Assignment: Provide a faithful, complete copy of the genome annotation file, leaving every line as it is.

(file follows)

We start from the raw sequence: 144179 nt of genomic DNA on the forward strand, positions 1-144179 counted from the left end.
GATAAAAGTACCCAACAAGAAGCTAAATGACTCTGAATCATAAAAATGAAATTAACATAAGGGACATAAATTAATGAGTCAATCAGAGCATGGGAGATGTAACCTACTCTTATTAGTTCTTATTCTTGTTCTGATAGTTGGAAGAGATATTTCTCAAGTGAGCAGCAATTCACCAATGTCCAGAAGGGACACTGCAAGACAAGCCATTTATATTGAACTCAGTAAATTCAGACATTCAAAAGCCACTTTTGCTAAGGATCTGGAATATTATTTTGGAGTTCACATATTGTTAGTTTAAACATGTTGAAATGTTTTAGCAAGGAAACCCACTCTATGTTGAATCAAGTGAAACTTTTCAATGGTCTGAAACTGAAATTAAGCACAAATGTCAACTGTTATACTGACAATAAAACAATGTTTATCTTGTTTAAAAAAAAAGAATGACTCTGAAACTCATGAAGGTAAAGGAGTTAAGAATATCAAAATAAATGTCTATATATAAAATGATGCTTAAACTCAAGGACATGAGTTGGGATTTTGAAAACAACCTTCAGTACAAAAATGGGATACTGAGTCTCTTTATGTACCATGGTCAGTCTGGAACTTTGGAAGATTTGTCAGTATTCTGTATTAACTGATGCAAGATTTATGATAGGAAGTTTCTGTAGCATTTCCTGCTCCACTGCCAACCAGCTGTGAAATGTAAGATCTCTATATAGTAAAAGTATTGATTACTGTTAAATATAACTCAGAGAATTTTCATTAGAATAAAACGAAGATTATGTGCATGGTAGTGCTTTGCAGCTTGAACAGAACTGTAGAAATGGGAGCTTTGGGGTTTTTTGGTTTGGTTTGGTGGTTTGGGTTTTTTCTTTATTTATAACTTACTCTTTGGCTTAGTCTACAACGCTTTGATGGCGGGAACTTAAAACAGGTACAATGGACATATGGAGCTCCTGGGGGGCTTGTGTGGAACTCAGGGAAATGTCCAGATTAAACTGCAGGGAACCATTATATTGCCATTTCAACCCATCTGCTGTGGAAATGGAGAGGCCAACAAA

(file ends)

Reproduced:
We start from the raw sequence: 144179 nt of genomic DNA on the forward strand, positions 1-144179 counted from the left end.
GATAAAAGTACCCAACAAGAAGCTAAATGACTCTGAATCATAAAAATGAAATTAACATAAGGGACATAAATTAATGAGTCAATCAGAGCATGGGAGATGTAACCTACTCTTATTAGTTCTTATTCTTGTTCTGATAGTTGGAAGAGATATTTCTCAAGTGAGCAGCAATTCACCAATGTCCAGAAGGGACACTGCAAGACAAGCCATTTATATTGAACTCAGTAAATTCAGACATTCAAAAGCCACTTTTGCTAAGGATCTGGAATATTATTTTGGAGTTCACATATTGTTAGTTTAAACATGTTGAAATGTTTTAGCAAGGAAACCCACTCTATGTTGAATCAAGTGAAACTTTTCAATGGTCTGAAACTGAAATTAAGCACAAATGTCAACTGTTATACTGACAATAAAACAATGTTTATCTTGTTTAAAAAAAAAGAATGACTCTGAAACTCATGAAGGTAAAGGAGTTAAGAATATCAAAATAAATGTCTATATATAAAATGATGCTTAAACTCAAGGACATGAGTTGGGATTTTGAAAACAACCTTCAGTACAAAAATGGGATACTGAGTCTCTTTATGTACCATGGTCAGTCTGGAACTTTGGAAGATTTGTCAGTATTCTGTATTAACTGATGCAAGATTTATGATAGGAAGTTTCTGTAGCATTTCCTGCTCCACTGCCAACCAGCTGTGAAATGTAAGATCTCTATATAGTAAAAGTATTGATTACTGTTAAATATAACTCAGAGAATTTTCATTAGAATAAAACGAAGATTATGTGCATGGTAGTGCTTTGCAGCTTGAACAGAACTGTAGAAATGGGAGCTTTGGGGTTTTTTGGTTTGGTTTGGTGGTTTGGGTTTTTTCTTTATTTATAACTTACTCTTTGGCTTAGTCTACAACGCTTTGATGGCGGGAACTTAAAACAGGTACAATGGACATATGGAGCTCCTGGGGGGCTTGTGTGGAACTCAGGGAAATGTCCAGATTAAACTGCAGGGAACCATTATATTGCCATTTCAACCCATCTGCTGTGGAAATGGAGAGGCCAACAAA